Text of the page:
(MENAFN - Arab Times) DLA Piper, the global law firm, has welcomed the long-awaited Companies Law for Kuwait (Decree Law No 25 for 2012), published on 29 November 2012 in the Official Gazette (Kuwait Al-Yom).
The new law introduces a raft of new concepts and principals set to shape the way commercial entities operate in Kuwait. Abdul Aziz Al-Yaqout, a Kuwaiti national and Regional Managing Partner at DLA Piper Middle East and Tarek Yehya, Senior Legal Consultant in DLA Piper's Kuwait office, were involved in the drafting of the new law.
The new law has been drafted to encourage investment in Kuwait and to provide comfort to investors and organisations looking to expand their operation in the state. Key aspects of the new law include the following:
* The introduction of the concept of a 'one stop shop' for the incorporation and licensing of a company through a single department at the Ministry of Commerce and Industry
* Requirement on the part of companies to adhere to best practices of corporate governance
* The separation of the Board of Directors from the Executive Management and an expansion of the powers of Managers and Directors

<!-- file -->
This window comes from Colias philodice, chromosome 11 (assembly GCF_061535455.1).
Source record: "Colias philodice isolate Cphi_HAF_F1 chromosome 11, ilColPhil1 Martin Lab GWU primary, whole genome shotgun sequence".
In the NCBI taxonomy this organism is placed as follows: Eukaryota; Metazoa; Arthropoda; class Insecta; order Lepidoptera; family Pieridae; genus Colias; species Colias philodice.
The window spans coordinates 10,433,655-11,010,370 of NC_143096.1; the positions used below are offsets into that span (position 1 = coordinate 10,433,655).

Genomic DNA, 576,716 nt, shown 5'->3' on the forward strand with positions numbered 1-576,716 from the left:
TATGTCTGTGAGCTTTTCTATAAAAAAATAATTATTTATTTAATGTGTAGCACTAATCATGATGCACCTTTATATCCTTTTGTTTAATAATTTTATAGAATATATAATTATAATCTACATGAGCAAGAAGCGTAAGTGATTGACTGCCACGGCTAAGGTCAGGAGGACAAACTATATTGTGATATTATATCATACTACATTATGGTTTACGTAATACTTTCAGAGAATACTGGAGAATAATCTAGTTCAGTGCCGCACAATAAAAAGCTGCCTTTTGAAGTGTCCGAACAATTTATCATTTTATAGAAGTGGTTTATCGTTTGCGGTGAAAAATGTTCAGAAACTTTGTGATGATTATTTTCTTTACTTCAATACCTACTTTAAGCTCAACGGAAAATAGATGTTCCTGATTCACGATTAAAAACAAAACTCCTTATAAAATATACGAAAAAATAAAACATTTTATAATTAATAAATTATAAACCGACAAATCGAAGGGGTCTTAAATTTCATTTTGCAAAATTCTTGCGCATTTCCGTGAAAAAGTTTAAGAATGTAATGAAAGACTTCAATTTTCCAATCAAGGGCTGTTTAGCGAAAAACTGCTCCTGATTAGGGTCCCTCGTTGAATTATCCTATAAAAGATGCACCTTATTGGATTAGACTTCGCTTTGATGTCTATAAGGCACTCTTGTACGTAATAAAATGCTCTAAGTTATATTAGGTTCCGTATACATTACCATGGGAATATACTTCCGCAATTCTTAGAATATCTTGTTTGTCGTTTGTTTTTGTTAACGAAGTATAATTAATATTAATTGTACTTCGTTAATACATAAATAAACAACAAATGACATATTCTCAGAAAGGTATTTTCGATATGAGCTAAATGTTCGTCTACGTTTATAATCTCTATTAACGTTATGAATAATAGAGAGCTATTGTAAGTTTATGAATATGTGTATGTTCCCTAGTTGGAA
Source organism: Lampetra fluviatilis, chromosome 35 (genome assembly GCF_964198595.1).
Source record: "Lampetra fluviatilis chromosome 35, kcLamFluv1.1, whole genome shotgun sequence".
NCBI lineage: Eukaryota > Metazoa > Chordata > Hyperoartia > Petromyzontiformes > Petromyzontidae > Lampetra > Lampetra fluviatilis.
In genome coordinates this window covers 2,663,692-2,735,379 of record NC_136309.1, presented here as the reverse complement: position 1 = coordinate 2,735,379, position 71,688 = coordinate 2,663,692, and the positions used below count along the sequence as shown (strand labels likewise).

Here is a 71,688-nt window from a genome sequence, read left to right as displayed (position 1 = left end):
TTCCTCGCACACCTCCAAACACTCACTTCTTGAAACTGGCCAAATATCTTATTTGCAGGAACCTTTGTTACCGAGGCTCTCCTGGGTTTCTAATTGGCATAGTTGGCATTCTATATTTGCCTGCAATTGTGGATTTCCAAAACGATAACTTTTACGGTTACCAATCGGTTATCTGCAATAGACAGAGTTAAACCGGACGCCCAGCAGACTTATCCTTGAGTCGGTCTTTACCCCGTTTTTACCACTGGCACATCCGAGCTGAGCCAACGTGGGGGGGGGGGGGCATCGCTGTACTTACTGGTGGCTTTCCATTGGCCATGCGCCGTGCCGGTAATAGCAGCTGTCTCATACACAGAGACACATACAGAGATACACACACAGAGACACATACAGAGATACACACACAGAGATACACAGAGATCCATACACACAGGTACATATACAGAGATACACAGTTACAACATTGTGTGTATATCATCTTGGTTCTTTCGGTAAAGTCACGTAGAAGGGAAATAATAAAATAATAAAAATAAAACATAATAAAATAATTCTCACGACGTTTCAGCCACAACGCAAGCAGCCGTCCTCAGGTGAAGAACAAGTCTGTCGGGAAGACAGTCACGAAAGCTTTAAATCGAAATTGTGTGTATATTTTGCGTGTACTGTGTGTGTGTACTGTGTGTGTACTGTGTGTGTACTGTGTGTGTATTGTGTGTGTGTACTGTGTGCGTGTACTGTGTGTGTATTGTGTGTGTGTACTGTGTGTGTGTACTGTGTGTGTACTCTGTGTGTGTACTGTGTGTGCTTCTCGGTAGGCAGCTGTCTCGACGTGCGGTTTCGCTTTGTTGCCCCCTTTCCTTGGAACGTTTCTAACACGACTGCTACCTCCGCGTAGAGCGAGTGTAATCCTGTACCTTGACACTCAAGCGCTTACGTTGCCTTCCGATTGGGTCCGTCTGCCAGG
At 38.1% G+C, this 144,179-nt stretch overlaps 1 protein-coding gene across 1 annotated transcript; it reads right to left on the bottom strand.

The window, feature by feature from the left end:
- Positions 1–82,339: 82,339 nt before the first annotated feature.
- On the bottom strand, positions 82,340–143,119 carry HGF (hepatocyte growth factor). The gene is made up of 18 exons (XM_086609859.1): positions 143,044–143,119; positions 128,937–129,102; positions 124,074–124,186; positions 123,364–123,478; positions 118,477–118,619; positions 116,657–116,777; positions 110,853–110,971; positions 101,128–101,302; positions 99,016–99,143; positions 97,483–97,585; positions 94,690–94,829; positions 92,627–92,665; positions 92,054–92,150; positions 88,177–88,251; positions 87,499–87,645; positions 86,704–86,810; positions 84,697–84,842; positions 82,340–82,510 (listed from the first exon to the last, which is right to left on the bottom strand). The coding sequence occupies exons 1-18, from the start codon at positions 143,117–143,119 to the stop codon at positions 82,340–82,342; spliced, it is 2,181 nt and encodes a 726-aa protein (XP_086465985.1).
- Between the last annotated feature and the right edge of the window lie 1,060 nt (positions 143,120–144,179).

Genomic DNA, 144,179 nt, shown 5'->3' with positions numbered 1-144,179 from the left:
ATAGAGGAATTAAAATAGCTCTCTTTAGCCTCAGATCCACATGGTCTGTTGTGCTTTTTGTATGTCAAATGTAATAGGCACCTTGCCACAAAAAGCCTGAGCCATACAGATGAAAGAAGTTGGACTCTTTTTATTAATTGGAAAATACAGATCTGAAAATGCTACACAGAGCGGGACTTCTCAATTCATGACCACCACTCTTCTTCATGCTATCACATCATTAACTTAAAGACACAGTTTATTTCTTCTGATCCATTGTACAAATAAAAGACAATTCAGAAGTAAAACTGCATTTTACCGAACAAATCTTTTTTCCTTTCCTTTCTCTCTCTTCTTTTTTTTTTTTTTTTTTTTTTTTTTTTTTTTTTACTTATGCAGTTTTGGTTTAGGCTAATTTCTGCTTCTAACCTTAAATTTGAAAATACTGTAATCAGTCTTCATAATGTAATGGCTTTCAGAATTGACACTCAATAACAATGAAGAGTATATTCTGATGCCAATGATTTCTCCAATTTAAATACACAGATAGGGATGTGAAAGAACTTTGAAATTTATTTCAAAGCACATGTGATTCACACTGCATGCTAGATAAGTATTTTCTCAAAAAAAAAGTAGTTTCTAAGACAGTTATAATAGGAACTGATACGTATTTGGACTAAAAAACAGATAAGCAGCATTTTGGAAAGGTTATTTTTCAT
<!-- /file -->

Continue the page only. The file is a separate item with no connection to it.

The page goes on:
* An expedited process of the valuation of in-kind contributions to the capital of companies
* The introduction of corporate regulations regarding Sukuks, bonds and convertible bonds
* The elimination of minimum shareholding requirements and security shares for members of the Board of Directors of stock companies
* Adoption of the cumulative voting system for the election of board members
* Simplification of the transfer of membership interests in limited liability companies
"This is a significant step forward for businesses in Kuwait as the new law is set to dramatically improve the way companies are structured and how they operate, ultimately creating a more level playing field and enhancing the confidence of investors in Kuwait as a solid growth market," commented Abdul Aziz Al-Yaqout, Regional Managing Partner, DLA Piper Middle East LLP and co-author of the new law. "The new law brings with it greater clarity in terms of the powers of Boards of Directors and, unlike its predecessor the Commercial Companies Law of 1960, the Companies Law will require Kuwaiti companies to adopt more stringent adherence to best practice with regards to corporate governance."
The principle of Kuwaiti dominance remains however, maintaining the Kuwaiti interest at a minimum of 51% in the capital of a Kuwaiti company. This is in line with other GCC countries. The new law was finalised with the participation of the Ministry of Commerce and Industry, the Central Bank of Kuwait, the Capital Markets Authority, the Kuwait Investment Authority, private sector representatives and lawyers from DLA Piper. It came into force with its publication.